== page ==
Homes sold in the first half of this year made their owners the highest level of profit on record, new CoreLogic data reveals.
The real estate research firm’s latest Pain and Gain report found that the national median gain for people selling an existing home between January and March was $ 315,000, up from $ 291,000 at the end of last year.
At the same time, the proportion of for-profit resales rose to 98.9 percent, from 98.4 percent at the end of last year and the highest rate in the 25 years the data was collected. .
The previous market peak for properties resold for gain was in mid-2007, but the proportion of for-profit resales is higher now. Then the median gain on resale was $ 129,500.
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Kelvin Davidson, chief economist at CoreLogic, said almost everyone who resold between January and March of this year did so for more than the price they paid for the property, regardless of location. the buyer or the type of property.
“The numbers are stronger than ever and consistent with what we know has happened to the values ââof the properties themselves, which have been pretty much on an unbroken uptrend for a decade now.”
But, driven by low mortgage rates and a tight supply / demand balance, capital gains have intensified in the first three months of this year with an increase of 7.2% in that period alone, has t -he declares.
âIn this type of environment, it makes sense that most homeowners get a higher price than what they originally paid.â
Just 1.1% of resales during the period were made for less than the original purchase price and the median of those losses was $ 20,000.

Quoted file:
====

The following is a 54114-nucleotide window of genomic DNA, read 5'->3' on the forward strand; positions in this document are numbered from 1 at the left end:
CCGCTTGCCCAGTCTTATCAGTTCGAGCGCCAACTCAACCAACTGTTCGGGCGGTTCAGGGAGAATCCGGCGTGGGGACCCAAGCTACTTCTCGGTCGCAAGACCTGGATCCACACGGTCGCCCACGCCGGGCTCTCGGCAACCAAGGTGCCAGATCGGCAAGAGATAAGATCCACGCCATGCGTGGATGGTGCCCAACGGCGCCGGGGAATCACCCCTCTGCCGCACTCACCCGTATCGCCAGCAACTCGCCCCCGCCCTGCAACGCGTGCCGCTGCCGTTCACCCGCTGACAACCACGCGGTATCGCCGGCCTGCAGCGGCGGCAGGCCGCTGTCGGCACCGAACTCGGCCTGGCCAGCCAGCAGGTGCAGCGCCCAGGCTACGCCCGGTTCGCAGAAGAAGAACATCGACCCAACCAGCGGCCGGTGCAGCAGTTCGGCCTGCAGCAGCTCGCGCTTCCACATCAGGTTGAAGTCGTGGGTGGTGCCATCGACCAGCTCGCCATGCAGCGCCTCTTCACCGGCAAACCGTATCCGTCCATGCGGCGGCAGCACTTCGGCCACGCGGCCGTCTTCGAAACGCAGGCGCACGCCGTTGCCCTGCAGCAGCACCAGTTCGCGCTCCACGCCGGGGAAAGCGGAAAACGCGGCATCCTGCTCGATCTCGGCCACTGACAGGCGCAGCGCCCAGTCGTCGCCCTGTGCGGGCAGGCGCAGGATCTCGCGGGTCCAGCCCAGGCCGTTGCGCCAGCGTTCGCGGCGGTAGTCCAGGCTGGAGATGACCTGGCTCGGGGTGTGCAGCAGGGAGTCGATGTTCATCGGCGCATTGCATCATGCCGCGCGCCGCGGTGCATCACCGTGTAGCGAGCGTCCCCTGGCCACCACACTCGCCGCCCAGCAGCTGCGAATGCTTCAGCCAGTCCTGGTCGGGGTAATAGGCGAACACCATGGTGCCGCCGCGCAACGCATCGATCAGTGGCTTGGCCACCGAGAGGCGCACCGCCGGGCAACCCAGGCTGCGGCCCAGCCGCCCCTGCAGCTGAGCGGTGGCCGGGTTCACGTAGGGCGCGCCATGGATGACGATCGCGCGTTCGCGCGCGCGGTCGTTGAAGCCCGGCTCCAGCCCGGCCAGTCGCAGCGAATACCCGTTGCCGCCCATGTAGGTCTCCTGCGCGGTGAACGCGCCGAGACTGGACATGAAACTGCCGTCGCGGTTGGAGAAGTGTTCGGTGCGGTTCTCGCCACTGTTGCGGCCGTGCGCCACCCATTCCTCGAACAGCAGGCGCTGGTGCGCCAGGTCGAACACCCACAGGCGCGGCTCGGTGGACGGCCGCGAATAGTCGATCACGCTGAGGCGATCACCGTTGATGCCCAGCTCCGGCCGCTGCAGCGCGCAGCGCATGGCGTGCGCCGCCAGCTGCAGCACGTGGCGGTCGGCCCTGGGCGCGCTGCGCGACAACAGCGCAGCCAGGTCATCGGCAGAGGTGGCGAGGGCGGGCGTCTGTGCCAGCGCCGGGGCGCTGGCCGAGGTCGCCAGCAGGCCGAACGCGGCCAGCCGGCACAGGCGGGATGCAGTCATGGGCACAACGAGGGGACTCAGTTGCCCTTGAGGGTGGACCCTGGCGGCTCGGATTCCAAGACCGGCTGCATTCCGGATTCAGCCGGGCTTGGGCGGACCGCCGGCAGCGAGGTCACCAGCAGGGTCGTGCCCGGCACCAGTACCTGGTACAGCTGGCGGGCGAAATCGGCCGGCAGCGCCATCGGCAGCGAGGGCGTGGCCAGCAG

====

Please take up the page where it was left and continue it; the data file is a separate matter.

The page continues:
The national trend of strong payoff and minimal pain was replicated across all major centers, which was consistent with the widespread rebound in sales activity and property values, Davidson said.
In both Wellington and Dunedin, over 99.5 percent of resales made a profit, while the percentage of properties resold for gain in Auckland rose to 98.7 percent.
The percentage of for-profit resales edged down in Hamilton and Tauranga to 98.1 percent and 98.5 percent.
Among the major centers, Christchurch had the lowest share of resales above the original purchase price of 97.6 percent. But this proportion was the highest for almost six years.
Wellington home sellers posted the highest median resale gain at $ 506,000, up from $ 446,500 at the end of last year.
Auckland and Tauranga both recorded median resale earnings of over $ 400,000 at $ 455,000 and $ 402,500 respectively.
Many provincial centers also performed well with 100 percent of resales to Gisborne, Hastings, Palmerston North and Whanganui and 99.5 percent of resales to Nelson above the original purchase price.
The size of the gains in the provincial regions was also healthy. Gisborne’s median gain from resale was $ 350,000 while that of Hastings was $ 410,000.
Davidson said many property sellers during this time would have “locked in” significant equity gains.
âBut for most homeowners, unless they downsize or move to a cheaper location, any gains made would just be recycled into their next purchase.
âIn fact, they would often come with more debt too. It’s different for investors, with some potentially choosing to take their winnings. “
CoreLogic expected resale numbers to remain strong during the April to June period, but predicted a slowdown later in the year.
“We thought there would be a market slowdown in the second half of this year anyway, and the government’s investor tax policy changes at the end of March only underscore this point,” he said. Davidson said.
“The economics of investing have become more difficult, and while we don’t anticipate that removing interest deductibility will result in a wholesale sale by existing owners, some may need to speed up the sale.”
The market was now at a turning point, he said. “I expect resale numbers to ease somewhat by the end of the year as market conditions ease and value growth slows.”